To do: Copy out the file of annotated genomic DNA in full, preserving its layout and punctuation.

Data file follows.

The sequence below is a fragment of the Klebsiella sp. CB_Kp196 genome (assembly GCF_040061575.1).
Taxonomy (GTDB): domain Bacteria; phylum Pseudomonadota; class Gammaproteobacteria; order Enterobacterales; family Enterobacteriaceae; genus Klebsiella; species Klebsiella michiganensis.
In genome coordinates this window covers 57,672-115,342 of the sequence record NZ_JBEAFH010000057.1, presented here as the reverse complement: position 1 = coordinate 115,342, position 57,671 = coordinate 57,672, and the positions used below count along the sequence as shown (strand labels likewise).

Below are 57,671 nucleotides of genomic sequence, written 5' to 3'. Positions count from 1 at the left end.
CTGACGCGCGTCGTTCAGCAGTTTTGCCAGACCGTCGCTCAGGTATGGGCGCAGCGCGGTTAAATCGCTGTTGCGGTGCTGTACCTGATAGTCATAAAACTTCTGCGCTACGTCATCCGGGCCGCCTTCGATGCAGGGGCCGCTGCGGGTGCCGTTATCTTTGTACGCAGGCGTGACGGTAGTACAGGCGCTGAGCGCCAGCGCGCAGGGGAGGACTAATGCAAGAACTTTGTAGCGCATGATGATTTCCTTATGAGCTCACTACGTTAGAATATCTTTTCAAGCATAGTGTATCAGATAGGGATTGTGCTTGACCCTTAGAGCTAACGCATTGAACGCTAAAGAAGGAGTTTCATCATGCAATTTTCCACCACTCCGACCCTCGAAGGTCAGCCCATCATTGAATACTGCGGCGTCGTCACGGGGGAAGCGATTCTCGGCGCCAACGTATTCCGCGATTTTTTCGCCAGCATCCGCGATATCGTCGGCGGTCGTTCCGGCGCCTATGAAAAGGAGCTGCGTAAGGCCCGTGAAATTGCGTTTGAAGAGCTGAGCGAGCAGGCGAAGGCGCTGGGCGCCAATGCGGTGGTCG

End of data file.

The sequence below is a fragment of the Klebsiella sp. CB_Kp196 genome (assembly GCF_040061575.1).
Taxonomy (GTDB): domain Bacteria; phylum Pseudomonadota; class Gammaproteobacteria; order Enterobacterales; family Enterobacteriaceae; genus Klebsiella; species Klebsiella michiganensis.
In genome coordinates this window covers 57,672-115,342 of the sequence record NZ_JBEAFH010000057.1, presented here as the reverse complement: position 1 = coordinate 115,342, position 57,671 = coordinate 57,672, and the positions used below count along the sequence as shown (strand labels likewise).

Below are 57,671 nucleotides of genomic sequence, written 5' to 3'. Positions count from 1 at the left end.
CTGACGCGCGTCGTTCAGCAGTTTTGCCAGACCGTCGCTCAGGTATGGGCGCAGCGCGGTTAAATCGCTGTTGCGGTGCTGTACCTGATAGTCATAAAACTTCTGCGCTACGTCATCCGGGCCGCCTTCGATGCAGGGGCCGCTGCGGGTGCCGTTATCTTTGTACGCAGGCGTGACGGTAGTACAGGCGCTGAGCGCCAGCGCGCAGGGGAGGACTAATGCAAGAACTTTGTAGCGCATGATGATTTCCTTATGAGCTCACTACGTTAGAATATCTTTTCAAGCATAGTGTATCAGATAGGGATTGTGCTTGACCCTTAGAGCTAACGCATTGAACGCTAAAGAAGGAGTTTCATCATGCAATTTTCCACCACTCCGACCCTCGAAGGTCAGCCCATCATTGAATACTGCGGCGTCGTCACGGGGGAAGCGATTCTCGGCGCCAACGTATTCCGCGATTTTTTCGCCAGCATCCGCGATATCGTCGGCGGTCGTTCCGGCGCCTATGAAAAGGAGCTGCGTAAGGCCCGTGAAATTGCGTTTGAAGAGCTGAGCGAGCAGGCGAAGGCGCTGGGCGCCAATGCGGTGGTCG